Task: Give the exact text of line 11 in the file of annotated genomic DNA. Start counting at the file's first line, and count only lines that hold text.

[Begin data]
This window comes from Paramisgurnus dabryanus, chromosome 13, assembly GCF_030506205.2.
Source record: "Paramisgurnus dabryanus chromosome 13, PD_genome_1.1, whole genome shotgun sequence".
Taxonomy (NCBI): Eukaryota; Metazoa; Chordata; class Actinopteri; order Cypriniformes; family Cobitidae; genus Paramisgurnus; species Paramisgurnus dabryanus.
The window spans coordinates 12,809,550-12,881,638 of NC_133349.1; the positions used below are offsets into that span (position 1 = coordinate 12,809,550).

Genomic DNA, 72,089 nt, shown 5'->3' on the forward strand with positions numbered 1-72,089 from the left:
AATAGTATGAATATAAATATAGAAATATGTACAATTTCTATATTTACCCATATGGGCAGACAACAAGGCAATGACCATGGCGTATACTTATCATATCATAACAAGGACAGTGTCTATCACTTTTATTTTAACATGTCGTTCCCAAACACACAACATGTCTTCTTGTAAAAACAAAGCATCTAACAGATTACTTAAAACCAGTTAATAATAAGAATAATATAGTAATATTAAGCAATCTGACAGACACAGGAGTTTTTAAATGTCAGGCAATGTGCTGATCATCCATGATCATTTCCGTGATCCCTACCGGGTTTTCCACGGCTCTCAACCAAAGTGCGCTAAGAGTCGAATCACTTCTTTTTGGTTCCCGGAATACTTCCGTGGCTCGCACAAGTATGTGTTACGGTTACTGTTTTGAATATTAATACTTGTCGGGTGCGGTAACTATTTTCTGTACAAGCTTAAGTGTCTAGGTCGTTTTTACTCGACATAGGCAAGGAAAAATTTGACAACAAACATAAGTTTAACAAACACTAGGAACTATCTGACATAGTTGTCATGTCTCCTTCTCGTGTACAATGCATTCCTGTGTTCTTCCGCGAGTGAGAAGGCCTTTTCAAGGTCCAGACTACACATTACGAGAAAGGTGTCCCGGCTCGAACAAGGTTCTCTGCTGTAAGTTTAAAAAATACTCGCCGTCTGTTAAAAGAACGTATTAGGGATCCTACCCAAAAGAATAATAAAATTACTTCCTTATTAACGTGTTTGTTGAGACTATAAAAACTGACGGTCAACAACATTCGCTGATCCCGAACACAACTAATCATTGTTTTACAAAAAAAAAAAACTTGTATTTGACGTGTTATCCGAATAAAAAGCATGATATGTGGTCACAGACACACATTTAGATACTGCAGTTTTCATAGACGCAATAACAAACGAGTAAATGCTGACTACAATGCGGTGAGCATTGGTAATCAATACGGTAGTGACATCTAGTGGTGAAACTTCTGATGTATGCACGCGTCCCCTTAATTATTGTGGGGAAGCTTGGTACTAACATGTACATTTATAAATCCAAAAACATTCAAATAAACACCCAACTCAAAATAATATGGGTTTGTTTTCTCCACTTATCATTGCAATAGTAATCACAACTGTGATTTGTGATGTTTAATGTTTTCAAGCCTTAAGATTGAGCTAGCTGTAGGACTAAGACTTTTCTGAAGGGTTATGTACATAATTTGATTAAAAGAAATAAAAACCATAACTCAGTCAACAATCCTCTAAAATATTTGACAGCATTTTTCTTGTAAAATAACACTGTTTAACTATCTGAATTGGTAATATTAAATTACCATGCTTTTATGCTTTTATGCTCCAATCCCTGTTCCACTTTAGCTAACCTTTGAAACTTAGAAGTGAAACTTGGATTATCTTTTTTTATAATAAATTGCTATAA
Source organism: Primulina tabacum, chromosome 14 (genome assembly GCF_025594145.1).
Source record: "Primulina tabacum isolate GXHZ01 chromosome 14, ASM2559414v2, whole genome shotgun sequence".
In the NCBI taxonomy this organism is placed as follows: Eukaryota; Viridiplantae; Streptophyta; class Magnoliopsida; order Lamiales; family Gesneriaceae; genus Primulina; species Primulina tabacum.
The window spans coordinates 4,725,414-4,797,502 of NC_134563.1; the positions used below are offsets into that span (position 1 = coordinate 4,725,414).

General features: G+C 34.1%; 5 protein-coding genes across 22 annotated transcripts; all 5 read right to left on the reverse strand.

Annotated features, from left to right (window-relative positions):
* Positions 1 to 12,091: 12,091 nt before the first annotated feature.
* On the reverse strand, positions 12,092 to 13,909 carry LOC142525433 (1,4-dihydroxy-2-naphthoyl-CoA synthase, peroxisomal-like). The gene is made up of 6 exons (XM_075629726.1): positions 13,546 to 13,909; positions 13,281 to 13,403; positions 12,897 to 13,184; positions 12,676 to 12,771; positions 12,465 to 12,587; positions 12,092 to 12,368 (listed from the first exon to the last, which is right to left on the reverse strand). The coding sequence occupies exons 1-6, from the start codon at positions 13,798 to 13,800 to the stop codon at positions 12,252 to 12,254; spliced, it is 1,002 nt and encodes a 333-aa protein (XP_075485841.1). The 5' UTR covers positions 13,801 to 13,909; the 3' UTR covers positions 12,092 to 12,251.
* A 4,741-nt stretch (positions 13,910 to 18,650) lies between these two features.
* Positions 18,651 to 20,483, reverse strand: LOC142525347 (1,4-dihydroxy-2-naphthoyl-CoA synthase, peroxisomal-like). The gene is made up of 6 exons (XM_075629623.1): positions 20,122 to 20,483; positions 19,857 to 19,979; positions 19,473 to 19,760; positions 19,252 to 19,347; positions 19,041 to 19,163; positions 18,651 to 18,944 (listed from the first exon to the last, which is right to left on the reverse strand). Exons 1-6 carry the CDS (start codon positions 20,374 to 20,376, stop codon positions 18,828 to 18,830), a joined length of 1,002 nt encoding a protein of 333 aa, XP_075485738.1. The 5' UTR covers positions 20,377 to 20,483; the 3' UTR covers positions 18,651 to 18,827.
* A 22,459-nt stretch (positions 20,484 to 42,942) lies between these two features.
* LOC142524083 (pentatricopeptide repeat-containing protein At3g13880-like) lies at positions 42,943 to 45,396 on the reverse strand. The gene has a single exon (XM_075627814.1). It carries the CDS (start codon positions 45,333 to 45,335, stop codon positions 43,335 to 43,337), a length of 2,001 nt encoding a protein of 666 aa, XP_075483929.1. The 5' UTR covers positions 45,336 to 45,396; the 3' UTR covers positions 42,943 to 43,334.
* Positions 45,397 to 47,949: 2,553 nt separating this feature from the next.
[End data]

General features: G+C 34.1%; 5 protein-coding genes across 22 annotated transcripts; all 5 read right to left on the reverse strand.